Introduction, Part 2

By FRANK CROWNINSHIELD

I might offer them, with apologies, one or two startling social hobbies. A girl might make a hobby of never asking to be taken home from a party by a man who didn't bring her and who lives several miles in another direction. Another hobby might consist of not talking about things she doesn't understand to people who do, or about things she does to people who don't. Also not incarnadining the toe nails, and not wearing a backless gown when she has an over-vertebrate back, and not talking of her family tree if she is from the South, or of her rich relations if she is from the West. I can't think of any more at the moment, but any lonely woman should be able to think of a thousand, and every one of them would probably make her less lonely. And all this is particularly true if she inhabits a cell in a boarding house, or a small bedroom in one of those rather intimidating institutions known as a woman's club, or a woman's hotel.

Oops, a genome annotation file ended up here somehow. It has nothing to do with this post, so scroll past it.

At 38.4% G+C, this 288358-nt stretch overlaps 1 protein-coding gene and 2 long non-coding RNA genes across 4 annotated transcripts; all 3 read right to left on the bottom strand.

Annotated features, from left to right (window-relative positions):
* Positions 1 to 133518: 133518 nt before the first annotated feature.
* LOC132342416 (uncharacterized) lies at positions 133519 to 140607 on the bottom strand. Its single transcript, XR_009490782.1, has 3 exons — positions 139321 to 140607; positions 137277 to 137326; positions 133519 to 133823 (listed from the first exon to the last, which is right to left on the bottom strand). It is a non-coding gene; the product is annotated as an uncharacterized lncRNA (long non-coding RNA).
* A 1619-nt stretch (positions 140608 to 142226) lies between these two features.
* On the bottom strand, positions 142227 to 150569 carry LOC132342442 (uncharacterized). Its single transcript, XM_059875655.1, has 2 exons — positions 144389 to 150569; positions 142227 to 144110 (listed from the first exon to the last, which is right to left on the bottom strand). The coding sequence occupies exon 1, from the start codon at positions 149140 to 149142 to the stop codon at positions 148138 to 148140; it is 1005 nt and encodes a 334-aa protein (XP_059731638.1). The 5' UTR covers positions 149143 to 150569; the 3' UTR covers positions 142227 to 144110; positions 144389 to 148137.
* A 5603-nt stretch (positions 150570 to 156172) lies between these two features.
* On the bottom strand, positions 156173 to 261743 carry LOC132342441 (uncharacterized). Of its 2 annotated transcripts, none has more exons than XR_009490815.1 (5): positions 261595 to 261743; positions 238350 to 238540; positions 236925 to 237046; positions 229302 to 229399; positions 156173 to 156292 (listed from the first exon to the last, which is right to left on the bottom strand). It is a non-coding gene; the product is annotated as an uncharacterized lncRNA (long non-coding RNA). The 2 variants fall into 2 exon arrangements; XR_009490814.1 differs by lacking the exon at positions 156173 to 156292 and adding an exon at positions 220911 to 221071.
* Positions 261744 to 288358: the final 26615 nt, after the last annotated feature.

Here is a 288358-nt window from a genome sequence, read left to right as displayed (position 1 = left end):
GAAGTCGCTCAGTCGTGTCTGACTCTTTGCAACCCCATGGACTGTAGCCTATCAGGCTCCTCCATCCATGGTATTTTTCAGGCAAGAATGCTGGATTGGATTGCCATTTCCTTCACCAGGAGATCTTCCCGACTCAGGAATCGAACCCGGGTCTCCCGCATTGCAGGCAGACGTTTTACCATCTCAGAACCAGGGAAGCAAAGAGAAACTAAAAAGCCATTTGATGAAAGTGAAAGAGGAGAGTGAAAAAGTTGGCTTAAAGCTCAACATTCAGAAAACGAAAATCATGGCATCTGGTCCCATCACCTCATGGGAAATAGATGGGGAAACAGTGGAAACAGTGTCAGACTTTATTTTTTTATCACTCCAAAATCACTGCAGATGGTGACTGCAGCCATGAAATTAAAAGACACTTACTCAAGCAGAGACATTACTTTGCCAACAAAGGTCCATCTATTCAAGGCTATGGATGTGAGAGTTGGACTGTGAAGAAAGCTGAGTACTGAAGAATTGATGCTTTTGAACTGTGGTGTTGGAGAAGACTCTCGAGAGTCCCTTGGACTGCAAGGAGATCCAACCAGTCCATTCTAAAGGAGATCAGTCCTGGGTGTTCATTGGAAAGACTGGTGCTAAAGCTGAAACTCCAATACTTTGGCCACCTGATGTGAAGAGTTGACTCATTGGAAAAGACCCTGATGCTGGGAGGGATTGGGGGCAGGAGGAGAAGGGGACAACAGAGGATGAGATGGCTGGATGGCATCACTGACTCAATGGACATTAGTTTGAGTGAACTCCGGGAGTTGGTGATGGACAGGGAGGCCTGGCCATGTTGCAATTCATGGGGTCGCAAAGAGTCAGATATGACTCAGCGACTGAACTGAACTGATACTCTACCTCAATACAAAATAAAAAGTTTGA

My advice to the fair inhabitants of the last-named convents - and New York is beginning to teem with them - is to make them really conventual. If all the ladies who lived in them absolutely refused to talk to a man, they would soon find suitors playing the guitar under their windows, suborning their duennas, placing ladders against the walls, sending them amulets by the Mother Superior, and otherwise restoring the perilous feats of the age of Romance.

Another suggestion would be to create a merger between the Yale, Harvard, Princeton and Racquet Oubs, and all the fashionable women's hostelries in New York: fifty per cent of the clubmen to move into the hostelries, and fifty per cent of the vestals to flutter into the clubs. I know that these words will be read, if at all, with disdain; and I can, on my way out, only mutter with Voltaire - "Mesdames, Mesdemoiselles, cultivez vos jardins."